It will be many years before cultured meat becomes cheap enough and sufficiently available to become a solution to the fundamental problem of large-scale animal agriculture. The two issues that make current meat production untenable in the long term is that no company has made serious investments in responsible waste disposal, and more importantly, there is not enough available cropland to grow the feed crops necessary to keep animals in confinement. Until other food sources for chicken, cattle, and hogs are developed, we will see those industries decline eventually as they run out of land, and especially the water necessary to cultivate corn, soy, etc.
Breaking up the big meat monopolies and returning meat production to smaller-scale farming would help a lot in alleviating those two issues. The waste stream would be manageable, and beneficial to other crops, and the animals would have a more varied, and in the case of cattle, a healthier diet.
What was your experience visiting concentrated animal feeding operations (CAFOs)?
I have never visited a hog or chicken grower, so I can only speak to the cattle experience. There are rules about how closely any [animals] can be packed in, but cattle definitely have more room than the other two types of animals.
My experience of a CAFO was not disagreeable, nor would I say that my perception of those cattle was that they were miserable. They seemed quite content, and why wouldn’t they be? They are herd animals; thus, assuming they aren’t packed in too tight, they have no objection to being close together, and they have no difficulty obtaining food.
That said, there are no doubt places where the animals are less well-treated. In the case of cattle, if they are stressed and unhappy, they respond by flooding their system with cortisol, which has an impact on the quality of the meat. Thus it is in the interest of all who raise animals, in confinement or otherwise to make sure the animal is not miserable.
You talk about the interesting, full-circle history of meat processors (five companies controlling the industry in the 1920s, then broadening out, and now controlled by just four major processors). Can you talk about why this happened?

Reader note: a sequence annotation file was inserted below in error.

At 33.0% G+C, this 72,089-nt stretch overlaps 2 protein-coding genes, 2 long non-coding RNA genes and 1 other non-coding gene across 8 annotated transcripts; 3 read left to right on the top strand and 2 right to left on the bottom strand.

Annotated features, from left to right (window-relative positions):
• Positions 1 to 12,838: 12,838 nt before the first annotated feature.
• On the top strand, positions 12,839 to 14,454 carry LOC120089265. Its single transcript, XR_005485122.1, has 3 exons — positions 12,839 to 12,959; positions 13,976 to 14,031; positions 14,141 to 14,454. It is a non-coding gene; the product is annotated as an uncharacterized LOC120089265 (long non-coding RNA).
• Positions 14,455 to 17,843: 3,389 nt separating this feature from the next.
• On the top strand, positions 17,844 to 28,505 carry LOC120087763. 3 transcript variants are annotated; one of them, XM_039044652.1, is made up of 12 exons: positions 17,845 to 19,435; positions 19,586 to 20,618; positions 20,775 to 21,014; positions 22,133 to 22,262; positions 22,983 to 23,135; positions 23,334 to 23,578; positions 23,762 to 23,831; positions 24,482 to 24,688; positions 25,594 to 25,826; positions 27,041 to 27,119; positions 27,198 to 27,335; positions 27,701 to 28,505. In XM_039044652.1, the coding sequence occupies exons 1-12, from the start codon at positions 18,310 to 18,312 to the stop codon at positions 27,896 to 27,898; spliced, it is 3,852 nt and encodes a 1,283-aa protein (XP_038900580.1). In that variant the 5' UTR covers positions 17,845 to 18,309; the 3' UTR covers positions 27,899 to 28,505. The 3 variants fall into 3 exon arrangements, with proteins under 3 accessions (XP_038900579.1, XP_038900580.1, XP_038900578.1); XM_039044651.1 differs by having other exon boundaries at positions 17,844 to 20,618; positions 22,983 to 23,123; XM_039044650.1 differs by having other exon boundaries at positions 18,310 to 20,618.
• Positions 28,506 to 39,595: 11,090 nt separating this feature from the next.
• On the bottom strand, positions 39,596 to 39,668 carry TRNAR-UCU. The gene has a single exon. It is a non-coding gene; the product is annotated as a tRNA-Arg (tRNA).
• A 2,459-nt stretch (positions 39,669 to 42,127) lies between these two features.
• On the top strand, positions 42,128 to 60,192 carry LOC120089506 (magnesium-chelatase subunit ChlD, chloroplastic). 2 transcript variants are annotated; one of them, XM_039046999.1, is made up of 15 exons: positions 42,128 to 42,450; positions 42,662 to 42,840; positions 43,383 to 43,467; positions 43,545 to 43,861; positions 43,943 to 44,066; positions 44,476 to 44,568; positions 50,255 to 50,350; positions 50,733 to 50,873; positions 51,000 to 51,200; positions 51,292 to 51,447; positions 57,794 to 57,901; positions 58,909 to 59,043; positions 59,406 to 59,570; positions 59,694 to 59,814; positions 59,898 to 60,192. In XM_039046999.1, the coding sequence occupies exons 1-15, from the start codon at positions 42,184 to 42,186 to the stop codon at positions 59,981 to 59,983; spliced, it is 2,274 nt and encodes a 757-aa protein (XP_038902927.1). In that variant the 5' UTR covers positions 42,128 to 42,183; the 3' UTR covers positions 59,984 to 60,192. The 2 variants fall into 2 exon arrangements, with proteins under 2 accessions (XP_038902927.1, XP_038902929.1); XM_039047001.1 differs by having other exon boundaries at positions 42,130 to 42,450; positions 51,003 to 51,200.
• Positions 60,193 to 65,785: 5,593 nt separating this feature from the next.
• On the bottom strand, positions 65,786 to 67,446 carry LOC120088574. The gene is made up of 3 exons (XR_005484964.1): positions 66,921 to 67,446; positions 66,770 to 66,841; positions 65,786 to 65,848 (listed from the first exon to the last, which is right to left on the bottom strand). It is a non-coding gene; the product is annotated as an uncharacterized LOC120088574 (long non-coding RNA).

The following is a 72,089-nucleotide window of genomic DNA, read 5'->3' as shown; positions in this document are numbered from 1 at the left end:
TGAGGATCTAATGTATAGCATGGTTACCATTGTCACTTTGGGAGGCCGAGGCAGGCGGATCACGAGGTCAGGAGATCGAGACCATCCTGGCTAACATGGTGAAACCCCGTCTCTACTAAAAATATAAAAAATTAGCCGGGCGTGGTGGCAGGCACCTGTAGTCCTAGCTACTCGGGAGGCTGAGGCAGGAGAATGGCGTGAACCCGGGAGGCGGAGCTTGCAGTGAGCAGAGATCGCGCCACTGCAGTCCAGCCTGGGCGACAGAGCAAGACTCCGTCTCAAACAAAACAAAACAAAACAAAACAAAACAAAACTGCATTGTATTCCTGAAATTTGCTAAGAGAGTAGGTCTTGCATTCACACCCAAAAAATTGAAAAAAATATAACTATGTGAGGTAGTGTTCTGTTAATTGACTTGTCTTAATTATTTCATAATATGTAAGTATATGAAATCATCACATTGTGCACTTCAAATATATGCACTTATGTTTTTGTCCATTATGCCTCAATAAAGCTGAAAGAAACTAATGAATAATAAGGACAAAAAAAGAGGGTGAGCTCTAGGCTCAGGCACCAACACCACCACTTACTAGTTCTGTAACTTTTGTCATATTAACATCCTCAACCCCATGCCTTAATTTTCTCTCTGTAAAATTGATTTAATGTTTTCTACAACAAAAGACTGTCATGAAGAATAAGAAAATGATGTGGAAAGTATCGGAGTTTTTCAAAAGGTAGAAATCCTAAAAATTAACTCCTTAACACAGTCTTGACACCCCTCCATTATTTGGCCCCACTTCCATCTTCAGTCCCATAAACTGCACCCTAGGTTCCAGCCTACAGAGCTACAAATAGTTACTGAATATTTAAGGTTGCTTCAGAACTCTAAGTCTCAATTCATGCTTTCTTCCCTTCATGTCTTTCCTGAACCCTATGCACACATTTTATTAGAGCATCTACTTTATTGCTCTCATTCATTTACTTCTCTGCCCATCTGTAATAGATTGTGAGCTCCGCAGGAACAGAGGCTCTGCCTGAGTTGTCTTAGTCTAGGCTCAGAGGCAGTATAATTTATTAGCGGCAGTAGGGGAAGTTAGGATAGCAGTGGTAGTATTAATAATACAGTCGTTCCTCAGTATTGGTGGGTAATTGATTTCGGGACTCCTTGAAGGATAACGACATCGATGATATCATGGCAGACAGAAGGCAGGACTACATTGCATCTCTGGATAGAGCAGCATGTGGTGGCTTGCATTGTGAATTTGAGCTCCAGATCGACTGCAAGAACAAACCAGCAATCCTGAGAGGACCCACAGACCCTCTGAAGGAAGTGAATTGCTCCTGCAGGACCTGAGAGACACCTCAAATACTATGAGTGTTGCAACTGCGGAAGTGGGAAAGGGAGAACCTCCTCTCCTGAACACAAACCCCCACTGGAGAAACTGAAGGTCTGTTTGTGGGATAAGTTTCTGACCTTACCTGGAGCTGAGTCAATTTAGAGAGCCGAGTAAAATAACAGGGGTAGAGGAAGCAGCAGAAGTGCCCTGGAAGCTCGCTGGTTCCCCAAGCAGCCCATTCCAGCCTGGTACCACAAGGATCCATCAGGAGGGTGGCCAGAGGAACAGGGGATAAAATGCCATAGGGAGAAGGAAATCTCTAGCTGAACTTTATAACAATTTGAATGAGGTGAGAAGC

The biggest reason is that in the last 30 years, no administration’s Department of Justice has invoked any anti-trust legislation, such as the Sherman Act, to break up these huge companies. So one company has swallowed up another, with the result that there is virtually no competition left.
In addition, the system of vertical integration, where a company owns land, seed companies, feed mills, hatcheries, genetics, etc., has really fostered consolidation. So where you might once have had multiple companies making those supplies available, now they are all under one corporate roof. This has had disastrous consequences for rural America, and as we export the model around the world, it is likely to have similar impacts on other countries.
Talk about the Food Fraud Network, which was established in 2014 in response to the discovery of horsemeat in products containing beef in the U.K. Do you think it has had an impact?
Food fraud is a $40 billion industry, and I think we will have to allocate far more financial resources to uncovering fraud if we want to see any significant improvements. Other countries also have to invest more in testing and research, particularly because of the global nature of food sales.
Food fraud is especially rampant in fish, and makes the argument for trying to buy from impeccable sources or right off the boat. The same goes for meat. In England, the big horsemeat scandal revolved around bargain hamburger meat … so cheap it was a miracle! Then it turned out to be horsemeat.
The best advice for avoiding food fraud is to do the homework and know where your food is coming from. If something seems too cheap to be real, it’s probably not.
This interview was edited for length and clarity.
Ground beef photo courtesy of the USDA.